Evaluating breast cancer stem cell response to antiangiogenic therapy

Connor J Holloway, Purdue University


Angiogenic inhibitors function by blocking tumor cell signals used to recruit host tissue vasculature to the tumor site, thereby depriving the cancer of the nutriment needed for further expansion. The development and implementation of angiogenic inhibitors in conjunction with standard chemotherapy agents has increased progression-free survival but not overall patient survival. It is hypothesized that chronic exposure to large doses of AAT drugs worsens hypoxic conditions within the tumor mass, selectively stimulating aggressive cancer stem cell populations to grow and proliferate. In this study, the expression of the CSC biomarkers ALDH1, DLL1, and EpCAM were evaluated in breast cancer tumors grown in mouse models for varying doses of angiogenic inhibitor DC101 using a threshold analysis technique developed in-house. SUM149 triple-negative breast cancer cells were grown in athymic nude mice and administered either 10mg/kg, 40mg/kg, or 120mg/kg DC101, corresponding to “Low Dose”, “Medium Dose”, and “High Dose”, respectively. Following a period of several days, the tumors were harvested, sectioned into slices at specific depths, and stained for one of each biomarker. Stained sections were scanned into a computer, where images were subjected to a series of coded protocols written in-house for Matlab or IDL. Images were segmented to remove non-target background pixels and co-registered to a series of static images to allow for comparative analysis. Biomarker-specific thresholds were applied to separate biomarker-positive image pixels from those pixels deficient in the biomarker stain. Pixel values were counted for both the control tumor slides and those having received DC101 exposure. Values were compared to evaluate changes in biomarker expression with variations in dose concentration. Pixel values were also compared between corresponding slices stained for different biomarkers in order to determine the prevalence of spatially-overlapping regions. Experimental results demonstrate a significant (p < 0.05) decrease in ALDH1 and DLL1 biomarker expression for the MD groups compared to controls, and elevated expression in the HD group compared to the LD and MD groups for the same biomarkers. Changes were most dramatic in the expression of the DLL1 biomarker. EpCAM expression did not vary significantly (p < 0.05) with dose. Variations in overlap between ALDH1 and EpCAM suggest that expression of the two biomarkers may be linked, while DLL1 overlap data suggests that DLL1 expression is independent of ALDH1 and EpCAM. Through a combination of perfusion imaging and biomarker expression, our data suggest that “medium dose” concentrations of 40mg/kg of DC101 can affect normalization of tumor vasculature within our mouse models, thereby alleviating hypoxia within the tumor microenvironment. While our ALDH1 quantification results provide some validation for our technique, future goals should focus on further validation through additional quantification of known biomarkers, the incorporation of PCA, and the use of the variance factor in the co-registration script to assess accuracy of the co-registration process.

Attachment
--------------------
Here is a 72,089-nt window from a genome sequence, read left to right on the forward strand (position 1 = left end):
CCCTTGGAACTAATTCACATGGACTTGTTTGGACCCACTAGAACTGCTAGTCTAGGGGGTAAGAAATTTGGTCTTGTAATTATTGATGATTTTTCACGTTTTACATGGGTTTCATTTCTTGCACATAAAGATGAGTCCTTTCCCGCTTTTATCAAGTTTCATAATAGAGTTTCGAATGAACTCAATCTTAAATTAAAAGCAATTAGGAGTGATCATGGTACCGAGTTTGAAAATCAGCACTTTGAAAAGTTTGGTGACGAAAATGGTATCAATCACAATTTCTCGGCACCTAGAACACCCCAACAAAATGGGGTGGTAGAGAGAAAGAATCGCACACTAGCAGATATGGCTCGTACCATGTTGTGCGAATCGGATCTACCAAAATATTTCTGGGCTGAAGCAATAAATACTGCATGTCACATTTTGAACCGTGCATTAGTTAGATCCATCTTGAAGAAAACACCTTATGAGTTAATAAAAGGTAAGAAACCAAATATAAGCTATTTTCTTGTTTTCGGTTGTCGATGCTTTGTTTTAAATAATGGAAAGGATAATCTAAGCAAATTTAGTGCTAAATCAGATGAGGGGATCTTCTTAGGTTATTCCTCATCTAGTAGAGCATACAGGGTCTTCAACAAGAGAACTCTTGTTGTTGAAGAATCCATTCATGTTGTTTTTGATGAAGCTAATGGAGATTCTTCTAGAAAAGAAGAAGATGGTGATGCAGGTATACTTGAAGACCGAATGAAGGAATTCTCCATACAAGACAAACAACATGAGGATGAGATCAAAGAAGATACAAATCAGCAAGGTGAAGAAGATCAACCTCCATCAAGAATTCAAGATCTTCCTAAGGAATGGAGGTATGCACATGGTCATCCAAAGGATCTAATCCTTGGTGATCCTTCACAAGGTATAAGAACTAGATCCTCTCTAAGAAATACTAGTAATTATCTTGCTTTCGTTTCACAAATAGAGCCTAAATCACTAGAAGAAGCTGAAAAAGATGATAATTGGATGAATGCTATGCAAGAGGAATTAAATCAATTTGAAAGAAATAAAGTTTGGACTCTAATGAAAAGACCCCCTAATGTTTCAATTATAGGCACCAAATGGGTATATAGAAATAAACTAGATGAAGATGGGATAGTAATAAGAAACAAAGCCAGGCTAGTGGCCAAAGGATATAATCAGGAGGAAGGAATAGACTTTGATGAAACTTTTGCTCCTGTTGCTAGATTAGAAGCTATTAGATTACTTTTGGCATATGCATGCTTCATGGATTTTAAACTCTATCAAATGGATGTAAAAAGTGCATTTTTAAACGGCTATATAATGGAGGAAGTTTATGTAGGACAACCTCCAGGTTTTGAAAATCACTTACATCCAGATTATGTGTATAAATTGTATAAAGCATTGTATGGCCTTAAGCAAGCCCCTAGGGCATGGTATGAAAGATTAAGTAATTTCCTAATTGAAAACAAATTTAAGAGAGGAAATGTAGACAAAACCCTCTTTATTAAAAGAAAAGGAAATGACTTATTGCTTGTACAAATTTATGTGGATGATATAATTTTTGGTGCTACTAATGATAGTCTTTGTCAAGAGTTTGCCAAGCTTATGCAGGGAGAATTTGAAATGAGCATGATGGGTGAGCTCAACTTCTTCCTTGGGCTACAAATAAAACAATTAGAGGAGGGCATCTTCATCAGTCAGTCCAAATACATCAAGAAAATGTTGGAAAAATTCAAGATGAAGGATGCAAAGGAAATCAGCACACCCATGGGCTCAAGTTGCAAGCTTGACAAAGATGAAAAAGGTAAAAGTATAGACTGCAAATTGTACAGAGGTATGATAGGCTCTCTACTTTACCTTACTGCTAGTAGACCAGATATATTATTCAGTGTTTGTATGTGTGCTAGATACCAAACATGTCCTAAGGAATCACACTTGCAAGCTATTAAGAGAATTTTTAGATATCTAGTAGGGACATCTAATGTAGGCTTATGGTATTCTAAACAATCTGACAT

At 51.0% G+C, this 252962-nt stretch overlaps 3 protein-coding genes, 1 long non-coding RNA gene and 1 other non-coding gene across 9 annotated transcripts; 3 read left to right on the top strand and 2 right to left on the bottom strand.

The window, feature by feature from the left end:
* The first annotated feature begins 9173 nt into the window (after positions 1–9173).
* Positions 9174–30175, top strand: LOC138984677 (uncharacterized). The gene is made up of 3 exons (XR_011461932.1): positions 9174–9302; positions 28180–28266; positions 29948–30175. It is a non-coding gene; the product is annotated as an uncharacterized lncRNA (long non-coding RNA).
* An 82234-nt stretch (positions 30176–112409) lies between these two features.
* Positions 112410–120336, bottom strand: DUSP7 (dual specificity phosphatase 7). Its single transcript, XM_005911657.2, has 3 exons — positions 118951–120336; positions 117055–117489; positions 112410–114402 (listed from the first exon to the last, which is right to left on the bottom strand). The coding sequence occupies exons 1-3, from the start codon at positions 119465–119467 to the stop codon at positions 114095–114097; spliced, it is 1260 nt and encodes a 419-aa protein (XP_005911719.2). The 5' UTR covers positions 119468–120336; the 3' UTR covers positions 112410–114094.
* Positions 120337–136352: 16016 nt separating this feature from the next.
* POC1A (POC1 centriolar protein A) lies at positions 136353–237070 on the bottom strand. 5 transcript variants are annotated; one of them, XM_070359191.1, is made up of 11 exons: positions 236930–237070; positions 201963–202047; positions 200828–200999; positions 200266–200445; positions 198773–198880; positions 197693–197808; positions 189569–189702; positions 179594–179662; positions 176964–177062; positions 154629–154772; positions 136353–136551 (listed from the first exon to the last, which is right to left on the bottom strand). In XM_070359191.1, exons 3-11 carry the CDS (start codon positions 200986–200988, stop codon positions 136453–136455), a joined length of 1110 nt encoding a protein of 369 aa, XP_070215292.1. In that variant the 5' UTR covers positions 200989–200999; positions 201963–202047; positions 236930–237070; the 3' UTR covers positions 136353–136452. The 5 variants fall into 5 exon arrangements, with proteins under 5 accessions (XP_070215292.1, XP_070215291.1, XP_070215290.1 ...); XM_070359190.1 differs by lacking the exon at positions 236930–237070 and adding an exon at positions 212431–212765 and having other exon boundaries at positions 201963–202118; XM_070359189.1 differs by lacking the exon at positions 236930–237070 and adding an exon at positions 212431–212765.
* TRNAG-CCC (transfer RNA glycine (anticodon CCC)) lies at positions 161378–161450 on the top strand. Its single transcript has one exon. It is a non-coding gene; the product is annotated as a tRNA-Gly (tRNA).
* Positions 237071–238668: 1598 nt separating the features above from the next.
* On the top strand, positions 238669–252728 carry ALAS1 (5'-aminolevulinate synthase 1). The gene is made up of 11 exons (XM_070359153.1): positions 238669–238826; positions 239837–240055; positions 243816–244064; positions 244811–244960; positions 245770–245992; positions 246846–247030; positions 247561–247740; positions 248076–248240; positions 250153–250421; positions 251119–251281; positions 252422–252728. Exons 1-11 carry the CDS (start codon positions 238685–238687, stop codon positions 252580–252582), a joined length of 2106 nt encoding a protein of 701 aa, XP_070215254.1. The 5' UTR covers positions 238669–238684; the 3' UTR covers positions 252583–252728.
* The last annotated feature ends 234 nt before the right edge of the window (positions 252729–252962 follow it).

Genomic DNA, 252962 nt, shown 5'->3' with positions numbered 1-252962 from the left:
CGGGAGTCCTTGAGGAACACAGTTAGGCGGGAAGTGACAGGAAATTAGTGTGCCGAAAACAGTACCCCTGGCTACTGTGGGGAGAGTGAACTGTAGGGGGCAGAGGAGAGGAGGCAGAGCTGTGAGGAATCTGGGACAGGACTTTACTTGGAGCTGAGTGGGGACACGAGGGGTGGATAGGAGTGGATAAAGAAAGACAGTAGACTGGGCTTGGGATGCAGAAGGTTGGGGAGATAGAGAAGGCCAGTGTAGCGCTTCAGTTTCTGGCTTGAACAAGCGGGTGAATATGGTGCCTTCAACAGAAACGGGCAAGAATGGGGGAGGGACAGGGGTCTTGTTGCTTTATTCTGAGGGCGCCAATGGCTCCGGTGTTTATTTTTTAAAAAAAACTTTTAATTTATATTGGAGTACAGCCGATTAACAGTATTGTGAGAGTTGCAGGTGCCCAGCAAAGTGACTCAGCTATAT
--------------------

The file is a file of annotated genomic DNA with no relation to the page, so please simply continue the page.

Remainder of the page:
Stantz, Purdue University.

Subject Area

Health sciences|Physics|Biophysics

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